The weakness in this volume, as in many literary accounts of the Inklings, is that theology is handled in a confusing and sometimes non-discerning manner. Specifically, the four Inklings discussed in this volume are all discussed as equally Christian. Yet, Williams was syncretistic, bringing elements of the occult and other mystical theories into his Christianity. Similarly, Barfield engaged in downright pagan practices. Both Barfield and Williams were quite far from any orthodox version of Christianity, but those divergences are glossed over in this volume. Additionally, the Zaleski’s—who are Roman Catholics—take great pains to pitch Lewis as on the threshold of Catholicism in several instances. They are also apologetic as times when Lewis makes statements that clearly differentiate Christianity from other religions, particularly Judaism. As intriguing as this volume is, it isn’t clearly a reliable source for the theological lives of the Inklings.

That notwithstanding, this is an excellent book. Others who are interested in the Inklings will find this a rich resource that should influence Inklings studies for years to come. The Zaleski’s should be applauded for their careful research and elegant prose.

Note: I received a gratis copy of this volume without expectation of a positive review. Also, the above link is an affiliate link.

Three Political Dangers of Moral Relativism

There are three political options that offer strong temptation on a regular basis in a relativistic world. For individuals whose morality is unpinned from an objective reality, these are logical possibilities not temptations. In other words, these three political options are viewed as a menu of choices rather than a list of dangers when relativism is the accepted epistemological basis for morality.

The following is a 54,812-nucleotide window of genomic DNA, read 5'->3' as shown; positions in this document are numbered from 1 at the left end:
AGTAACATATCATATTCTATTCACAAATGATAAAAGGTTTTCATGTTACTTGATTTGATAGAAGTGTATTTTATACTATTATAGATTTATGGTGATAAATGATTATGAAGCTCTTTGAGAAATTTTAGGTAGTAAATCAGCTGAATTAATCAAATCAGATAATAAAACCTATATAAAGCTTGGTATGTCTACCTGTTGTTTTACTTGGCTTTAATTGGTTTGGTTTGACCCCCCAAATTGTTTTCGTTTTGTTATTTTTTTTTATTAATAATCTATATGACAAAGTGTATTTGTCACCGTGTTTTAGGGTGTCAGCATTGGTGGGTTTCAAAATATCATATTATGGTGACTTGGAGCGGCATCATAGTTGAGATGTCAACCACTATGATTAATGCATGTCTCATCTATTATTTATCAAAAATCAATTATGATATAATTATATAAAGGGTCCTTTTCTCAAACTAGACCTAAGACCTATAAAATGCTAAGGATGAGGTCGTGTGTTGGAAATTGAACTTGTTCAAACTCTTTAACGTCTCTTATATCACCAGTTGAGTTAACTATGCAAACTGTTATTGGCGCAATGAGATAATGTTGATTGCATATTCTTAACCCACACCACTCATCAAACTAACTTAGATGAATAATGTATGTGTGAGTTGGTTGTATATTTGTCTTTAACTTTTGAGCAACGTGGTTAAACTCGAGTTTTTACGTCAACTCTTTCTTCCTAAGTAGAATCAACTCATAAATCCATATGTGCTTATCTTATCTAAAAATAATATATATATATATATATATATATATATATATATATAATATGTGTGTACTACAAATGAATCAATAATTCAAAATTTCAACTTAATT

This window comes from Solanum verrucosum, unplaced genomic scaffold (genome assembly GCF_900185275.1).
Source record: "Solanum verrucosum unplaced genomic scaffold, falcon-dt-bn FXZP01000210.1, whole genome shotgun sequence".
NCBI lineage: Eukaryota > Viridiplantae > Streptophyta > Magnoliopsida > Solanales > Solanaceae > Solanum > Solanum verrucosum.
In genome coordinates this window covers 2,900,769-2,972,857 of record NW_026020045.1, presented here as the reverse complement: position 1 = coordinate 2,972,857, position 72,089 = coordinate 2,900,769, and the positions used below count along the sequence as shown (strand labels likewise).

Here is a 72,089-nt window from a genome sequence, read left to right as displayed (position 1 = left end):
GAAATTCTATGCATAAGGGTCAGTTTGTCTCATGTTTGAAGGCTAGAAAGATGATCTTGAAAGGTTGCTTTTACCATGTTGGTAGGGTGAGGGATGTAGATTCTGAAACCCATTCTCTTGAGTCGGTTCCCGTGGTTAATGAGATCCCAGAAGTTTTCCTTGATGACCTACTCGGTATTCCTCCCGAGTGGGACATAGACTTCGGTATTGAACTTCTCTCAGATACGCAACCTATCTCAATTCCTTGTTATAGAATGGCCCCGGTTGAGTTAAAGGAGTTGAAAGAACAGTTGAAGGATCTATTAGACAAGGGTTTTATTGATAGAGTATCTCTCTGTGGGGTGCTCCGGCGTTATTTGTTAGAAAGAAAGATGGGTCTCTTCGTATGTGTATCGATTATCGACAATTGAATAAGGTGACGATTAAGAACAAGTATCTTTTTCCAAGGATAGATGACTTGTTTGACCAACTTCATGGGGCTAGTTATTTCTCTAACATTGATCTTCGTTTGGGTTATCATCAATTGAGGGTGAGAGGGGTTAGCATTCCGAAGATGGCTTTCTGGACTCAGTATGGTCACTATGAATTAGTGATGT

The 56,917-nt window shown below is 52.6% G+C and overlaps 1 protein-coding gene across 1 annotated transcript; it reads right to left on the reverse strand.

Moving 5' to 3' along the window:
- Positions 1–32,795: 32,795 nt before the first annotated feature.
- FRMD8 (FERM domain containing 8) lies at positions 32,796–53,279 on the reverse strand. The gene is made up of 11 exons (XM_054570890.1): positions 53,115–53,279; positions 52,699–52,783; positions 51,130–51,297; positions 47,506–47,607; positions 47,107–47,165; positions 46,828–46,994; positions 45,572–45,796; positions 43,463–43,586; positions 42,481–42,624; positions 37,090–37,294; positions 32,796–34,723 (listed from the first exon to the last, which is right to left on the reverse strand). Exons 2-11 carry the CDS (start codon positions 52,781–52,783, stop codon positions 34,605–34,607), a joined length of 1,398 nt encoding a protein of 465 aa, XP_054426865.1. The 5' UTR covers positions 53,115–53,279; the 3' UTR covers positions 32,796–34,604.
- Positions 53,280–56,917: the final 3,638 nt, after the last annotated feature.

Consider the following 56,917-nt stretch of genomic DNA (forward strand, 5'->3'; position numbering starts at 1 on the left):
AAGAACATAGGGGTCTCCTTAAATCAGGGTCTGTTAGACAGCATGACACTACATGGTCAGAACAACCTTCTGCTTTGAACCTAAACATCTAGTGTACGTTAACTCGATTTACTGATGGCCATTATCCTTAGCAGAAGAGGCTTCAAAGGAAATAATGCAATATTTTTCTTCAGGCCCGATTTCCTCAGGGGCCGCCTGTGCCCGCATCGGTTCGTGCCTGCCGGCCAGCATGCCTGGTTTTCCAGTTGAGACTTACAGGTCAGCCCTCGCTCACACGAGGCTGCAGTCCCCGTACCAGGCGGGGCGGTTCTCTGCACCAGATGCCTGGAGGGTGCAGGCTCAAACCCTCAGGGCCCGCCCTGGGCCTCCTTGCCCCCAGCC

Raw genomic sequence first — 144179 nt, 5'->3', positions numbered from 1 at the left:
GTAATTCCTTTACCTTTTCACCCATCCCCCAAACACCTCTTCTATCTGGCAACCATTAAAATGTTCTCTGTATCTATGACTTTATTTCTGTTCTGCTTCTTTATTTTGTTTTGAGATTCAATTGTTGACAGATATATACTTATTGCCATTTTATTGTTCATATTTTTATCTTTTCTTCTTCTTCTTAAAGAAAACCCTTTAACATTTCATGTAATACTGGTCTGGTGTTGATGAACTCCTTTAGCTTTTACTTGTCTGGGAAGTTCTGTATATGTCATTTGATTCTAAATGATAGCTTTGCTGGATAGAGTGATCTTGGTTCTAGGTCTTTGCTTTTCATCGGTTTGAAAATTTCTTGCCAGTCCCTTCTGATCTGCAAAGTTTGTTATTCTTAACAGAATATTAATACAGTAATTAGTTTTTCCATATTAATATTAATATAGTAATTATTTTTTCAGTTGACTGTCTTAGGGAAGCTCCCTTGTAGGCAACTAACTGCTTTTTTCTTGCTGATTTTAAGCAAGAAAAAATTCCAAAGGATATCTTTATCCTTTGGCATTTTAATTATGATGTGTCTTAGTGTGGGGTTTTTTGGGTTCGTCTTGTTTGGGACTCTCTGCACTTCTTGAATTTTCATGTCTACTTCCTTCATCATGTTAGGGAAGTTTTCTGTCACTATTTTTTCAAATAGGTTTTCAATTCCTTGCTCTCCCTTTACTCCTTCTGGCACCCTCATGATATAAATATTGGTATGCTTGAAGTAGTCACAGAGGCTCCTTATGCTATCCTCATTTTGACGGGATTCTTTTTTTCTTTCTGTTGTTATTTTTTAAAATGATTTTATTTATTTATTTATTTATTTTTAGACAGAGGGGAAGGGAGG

As we sort through the muddle of mixed morality, we need to recognize these dangers for what they are. Until we recognize them, we can take no positive steps to avoid them. I have been helped recently by reflecting on the moral situation in Tolkien’s The Lord of the Rings as it reveals much about contemporary politics.

Lesser of Two Evils

The first political danger is to choose the lesser of two evils.

In a fallen world, sometimes we do need to accept proximate justice. We must work toward what good we can accomplish, recognizing there is much good that is left undone. Such compromise is necessary sometimes, but not always. There are times when we must reject false dichotomies and choose a third option.

Photo Credit: Battle of Vera by Lord Willington1815 Used by CC license.

Photo Credit: Battle of Vera by Lord Willington1815 Used by CC license.

In the case of politics, this sometimes means that we attempt to impact the future by voting for a cause that is certain to fail in the present. This is why there is a case for a write-in ballot or voting for a third party in an election. It is unlikely that such a candidate will win in our present circumstance, but it gives evidence that we will not be forced to choose the lesser of two evils. In politics, we will never choose perfectly nor have perfect options to choose from, but sometimes the two options presented by our system are simply unpalatable.